Two years remain before the arrival of their eightieth anniversary, but already black Pentecostals concentrated in the three-million-member Church of God in Christ (COGIC) are celebrating gains. More than 40,000 gathered in November at the Cook Convention Center in Memphis, Tennessee, for the sixty-eighth annual Holy Convocation, calling attention to the fact that this is possibly the largest black religious gathering in the United States, as well as the largest Pentecostal denomination.
The educational and economic gains of blacks generally, coupled with dramatic changes ushered in under the administration of the Most Reverend J. O. Patterson, presiding bishop for the past seven years (he succeeded the founder, Charles H. Mason), have produced the “best of times” for COGIC.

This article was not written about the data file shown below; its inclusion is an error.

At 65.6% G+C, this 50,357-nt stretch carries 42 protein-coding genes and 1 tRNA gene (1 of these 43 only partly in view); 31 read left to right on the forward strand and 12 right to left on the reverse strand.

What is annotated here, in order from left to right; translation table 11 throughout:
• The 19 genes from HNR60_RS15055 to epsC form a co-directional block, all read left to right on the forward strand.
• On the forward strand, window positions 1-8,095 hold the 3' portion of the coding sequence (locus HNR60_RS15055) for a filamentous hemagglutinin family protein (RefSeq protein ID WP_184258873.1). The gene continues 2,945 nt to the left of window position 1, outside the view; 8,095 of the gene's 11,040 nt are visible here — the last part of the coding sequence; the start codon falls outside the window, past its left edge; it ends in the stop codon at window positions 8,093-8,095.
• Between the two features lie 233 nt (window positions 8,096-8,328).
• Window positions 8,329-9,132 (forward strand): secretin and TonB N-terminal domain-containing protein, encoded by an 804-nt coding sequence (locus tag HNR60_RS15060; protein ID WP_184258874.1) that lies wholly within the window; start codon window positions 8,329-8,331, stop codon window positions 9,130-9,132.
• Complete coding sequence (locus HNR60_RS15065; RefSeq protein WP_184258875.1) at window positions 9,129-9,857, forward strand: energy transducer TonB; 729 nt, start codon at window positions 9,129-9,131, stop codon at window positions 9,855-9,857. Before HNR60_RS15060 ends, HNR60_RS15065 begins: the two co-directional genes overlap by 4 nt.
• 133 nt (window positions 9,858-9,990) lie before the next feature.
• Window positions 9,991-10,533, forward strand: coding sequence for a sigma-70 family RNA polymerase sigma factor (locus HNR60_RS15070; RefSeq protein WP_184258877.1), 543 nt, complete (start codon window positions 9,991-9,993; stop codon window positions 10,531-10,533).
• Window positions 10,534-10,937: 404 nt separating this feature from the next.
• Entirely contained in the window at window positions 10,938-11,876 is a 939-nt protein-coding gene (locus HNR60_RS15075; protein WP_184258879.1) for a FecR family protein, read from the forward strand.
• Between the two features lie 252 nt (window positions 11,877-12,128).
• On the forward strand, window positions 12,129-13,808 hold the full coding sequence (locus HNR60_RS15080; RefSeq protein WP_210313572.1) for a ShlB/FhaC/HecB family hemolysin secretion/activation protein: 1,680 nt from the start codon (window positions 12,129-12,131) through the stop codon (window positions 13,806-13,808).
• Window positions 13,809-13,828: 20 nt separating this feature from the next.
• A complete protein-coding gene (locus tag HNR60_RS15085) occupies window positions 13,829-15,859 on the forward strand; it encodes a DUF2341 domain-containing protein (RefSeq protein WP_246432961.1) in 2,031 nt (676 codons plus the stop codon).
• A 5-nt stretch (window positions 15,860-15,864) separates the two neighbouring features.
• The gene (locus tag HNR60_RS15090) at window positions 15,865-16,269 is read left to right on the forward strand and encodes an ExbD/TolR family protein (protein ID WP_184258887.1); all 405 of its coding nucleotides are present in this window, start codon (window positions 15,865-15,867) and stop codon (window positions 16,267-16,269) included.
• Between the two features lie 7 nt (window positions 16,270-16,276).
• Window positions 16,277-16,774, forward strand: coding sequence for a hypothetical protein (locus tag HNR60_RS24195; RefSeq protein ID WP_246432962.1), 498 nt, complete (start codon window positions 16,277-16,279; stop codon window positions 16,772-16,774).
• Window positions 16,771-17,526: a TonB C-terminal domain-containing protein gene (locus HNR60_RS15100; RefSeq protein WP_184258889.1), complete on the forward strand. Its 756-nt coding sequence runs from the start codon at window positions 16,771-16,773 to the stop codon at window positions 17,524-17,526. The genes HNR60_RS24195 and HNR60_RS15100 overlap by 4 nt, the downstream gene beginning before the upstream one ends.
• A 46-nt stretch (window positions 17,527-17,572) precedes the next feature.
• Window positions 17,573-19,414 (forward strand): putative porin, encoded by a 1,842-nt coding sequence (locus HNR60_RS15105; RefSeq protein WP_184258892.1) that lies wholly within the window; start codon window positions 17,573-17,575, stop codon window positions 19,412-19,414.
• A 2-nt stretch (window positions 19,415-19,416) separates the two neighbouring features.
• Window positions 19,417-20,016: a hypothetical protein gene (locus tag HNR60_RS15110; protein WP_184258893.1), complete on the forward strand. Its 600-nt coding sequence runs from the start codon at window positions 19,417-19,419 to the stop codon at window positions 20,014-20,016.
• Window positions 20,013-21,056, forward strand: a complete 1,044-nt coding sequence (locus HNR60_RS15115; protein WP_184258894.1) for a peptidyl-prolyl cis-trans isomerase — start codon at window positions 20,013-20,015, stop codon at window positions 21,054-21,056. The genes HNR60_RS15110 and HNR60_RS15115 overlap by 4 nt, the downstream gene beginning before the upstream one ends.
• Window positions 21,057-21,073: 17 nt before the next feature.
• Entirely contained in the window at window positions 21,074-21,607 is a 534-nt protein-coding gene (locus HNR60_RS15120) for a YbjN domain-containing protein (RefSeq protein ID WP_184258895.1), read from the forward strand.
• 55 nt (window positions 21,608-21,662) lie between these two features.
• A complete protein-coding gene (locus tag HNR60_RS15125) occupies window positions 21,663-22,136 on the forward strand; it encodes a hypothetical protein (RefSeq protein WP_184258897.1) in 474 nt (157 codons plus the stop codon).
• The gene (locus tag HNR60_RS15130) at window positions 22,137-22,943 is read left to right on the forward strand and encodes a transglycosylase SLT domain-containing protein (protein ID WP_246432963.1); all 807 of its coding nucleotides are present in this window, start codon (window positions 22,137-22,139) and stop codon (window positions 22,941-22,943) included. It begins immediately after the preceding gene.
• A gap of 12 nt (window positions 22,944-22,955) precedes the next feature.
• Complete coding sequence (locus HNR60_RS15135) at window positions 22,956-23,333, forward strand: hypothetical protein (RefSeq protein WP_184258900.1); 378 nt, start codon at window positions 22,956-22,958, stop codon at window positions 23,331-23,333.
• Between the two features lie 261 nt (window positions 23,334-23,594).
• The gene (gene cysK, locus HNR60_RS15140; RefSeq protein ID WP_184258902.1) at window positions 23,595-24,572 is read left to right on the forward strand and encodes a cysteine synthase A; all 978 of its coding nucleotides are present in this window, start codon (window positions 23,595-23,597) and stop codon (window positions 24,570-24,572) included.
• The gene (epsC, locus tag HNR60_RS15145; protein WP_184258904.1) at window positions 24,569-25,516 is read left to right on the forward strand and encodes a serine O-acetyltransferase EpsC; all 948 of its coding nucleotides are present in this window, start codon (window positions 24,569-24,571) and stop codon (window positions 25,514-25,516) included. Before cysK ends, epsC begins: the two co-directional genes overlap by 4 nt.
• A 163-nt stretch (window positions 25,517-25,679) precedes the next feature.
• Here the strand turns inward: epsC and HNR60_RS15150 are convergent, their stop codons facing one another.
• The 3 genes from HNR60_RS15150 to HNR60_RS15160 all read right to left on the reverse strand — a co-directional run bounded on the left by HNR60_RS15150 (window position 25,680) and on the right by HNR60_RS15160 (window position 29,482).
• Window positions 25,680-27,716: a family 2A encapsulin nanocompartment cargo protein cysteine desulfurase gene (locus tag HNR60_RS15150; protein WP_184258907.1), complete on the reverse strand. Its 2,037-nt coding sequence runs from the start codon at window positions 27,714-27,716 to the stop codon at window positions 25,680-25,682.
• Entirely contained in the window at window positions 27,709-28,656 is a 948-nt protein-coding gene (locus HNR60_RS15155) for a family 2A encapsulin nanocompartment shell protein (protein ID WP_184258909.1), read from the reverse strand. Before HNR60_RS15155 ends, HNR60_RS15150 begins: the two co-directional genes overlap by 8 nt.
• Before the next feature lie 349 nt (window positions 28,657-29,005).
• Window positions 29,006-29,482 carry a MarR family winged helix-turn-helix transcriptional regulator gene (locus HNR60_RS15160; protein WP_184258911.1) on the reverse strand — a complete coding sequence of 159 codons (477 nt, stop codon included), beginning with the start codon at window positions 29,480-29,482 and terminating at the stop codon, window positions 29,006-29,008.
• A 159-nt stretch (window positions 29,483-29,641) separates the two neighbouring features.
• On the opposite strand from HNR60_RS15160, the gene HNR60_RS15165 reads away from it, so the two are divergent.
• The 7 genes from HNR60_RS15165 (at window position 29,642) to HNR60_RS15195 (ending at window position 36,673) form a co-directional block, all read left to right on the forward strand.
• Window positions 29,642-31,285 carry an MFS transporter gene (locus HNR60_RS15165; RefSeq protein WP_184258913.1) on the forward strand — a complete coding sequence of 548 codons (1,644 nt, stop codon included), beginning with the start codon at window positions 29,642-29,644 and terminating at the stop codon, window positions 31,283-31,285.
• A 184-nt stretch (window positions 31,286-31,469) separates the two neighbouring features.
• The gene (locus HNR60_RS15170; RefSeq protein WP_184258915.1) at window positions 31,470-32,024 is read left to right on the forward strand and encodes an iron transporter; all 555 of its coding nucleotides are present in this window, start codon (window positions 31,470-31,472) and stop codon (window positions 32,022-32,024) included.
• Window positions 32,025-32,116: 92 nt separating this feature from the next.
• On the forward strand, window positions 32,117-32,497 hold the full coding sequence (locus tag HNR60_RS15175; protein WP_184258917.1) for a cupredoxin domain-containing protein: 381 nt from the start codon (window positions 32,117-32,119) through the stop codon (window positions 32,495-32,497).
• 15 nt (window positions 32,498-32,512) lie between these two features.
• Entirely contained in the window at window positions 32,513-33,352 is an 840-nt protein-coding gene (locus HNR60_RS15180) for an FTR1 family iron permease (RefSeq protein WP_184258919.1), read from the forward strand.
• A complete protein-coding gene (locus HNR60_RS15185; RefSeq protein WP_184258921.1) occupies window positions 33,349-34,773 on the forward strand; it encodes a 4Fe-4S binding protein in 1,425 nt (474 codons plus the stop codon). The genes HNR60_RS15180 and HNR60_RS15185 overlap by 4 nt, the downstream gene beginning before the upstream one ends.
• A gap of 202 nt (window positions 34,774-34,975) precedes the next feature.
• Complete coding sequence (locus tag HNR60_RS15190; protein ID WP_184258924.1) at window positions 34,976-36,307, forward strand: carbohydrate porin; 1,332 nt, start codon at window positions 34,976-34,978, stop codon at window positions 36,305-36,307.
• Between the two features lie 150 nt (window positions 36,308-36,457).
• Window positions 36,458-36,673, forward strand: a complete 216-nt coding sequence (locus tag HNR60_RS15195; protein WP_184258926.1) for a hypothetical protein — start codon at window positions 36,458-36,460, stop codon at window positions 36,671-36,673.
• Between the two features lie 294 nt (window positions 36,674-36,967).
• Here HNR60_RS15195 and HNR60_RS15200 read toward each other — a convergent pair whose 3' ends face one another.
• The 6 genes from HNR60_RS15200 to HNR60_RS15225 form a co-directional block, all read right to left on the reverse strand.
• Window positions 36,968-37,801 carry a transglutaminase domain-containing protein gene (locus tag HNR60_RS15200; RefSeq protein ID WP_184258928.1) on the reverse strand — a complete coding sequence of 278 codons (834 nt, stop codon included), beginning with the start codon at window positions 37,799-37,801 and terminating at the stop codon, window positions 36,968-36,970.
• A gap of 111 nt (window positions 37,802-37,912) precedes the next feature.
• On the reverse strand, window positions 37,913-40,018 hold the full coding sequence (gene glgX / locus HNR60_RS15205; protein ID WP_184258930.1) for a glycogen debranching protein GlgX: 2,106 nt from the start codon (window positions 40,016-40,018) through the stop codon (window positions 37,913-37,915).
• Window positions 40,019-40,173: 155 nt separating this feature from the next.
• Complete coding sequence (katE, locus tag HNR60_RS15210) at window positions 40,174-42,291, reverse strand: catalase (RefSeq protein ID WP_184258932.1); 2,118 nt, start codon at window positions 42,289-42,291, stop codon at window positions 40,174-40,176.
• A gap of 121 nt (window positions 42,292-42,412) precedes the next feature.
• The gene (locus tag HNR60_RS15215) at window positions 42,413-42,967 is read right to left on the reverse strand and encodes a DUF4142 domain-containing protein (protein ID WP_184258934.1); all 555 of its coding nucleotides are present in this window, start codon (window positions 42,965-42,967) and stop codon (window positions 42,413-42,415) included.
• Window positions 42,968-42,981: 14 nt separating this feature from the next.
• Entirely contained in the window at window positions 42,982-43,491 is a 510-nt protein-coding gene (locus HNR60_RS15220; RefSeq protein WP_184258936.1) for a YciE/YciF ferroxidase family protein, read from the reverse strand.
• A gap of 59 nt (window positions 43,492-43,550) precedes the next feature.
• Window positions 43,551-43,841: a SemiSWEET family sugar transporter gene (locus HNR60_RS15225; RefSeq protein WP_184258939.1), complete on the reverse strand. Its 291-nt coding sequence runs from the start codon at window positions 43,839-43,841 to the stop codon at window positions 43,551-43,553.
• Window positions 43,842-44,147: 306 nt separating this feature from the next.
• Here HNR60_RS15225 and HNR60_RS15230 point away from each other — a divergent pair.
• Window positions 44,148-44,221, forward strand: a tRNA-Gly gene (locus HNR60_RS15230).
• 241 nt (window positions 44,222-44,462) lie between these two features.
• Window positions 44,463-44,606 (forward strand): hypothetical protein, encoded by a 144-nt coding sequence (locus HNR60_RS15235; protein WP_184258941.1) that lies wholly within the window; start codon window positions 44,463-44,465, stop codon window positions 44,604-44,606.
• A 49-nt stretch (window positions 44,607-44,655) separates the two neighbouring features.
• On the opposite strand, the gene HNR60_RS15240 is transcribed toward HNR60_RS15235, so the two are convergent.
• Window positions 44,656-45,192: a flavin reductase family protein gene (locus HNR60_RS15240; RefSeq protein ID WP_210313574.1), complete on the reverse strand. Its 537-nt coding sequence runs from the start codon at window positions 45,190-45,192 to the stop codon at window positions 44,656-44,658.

“God has brought us to a position of prominence. We rightfully take our places,” Patterson told the convention. “We boast of our numerical strength as the largest Pentecostal group in the world. God has blessed us to ride in the best automobiles, live in the best homes, wear the finest minks and exclusive clothing, and to have large bank accounts. Our churches are no longer confined to storefronts, but we are building cathedrals.”
To COGIC members, such progress speaks of divine approval. But it has not come easily. The church has traditionally been snubbed by white Pentecostals (there are only white organizations in the Pentecostal Fellowship of North America), or looked upon as a sort of “weaker brother” by them (although some early white Pentecostal leaders received their first ministerial credentials from Mason and his all-black COGIC).
It also endured six years of litigation in the courts, after Mason’s ...1
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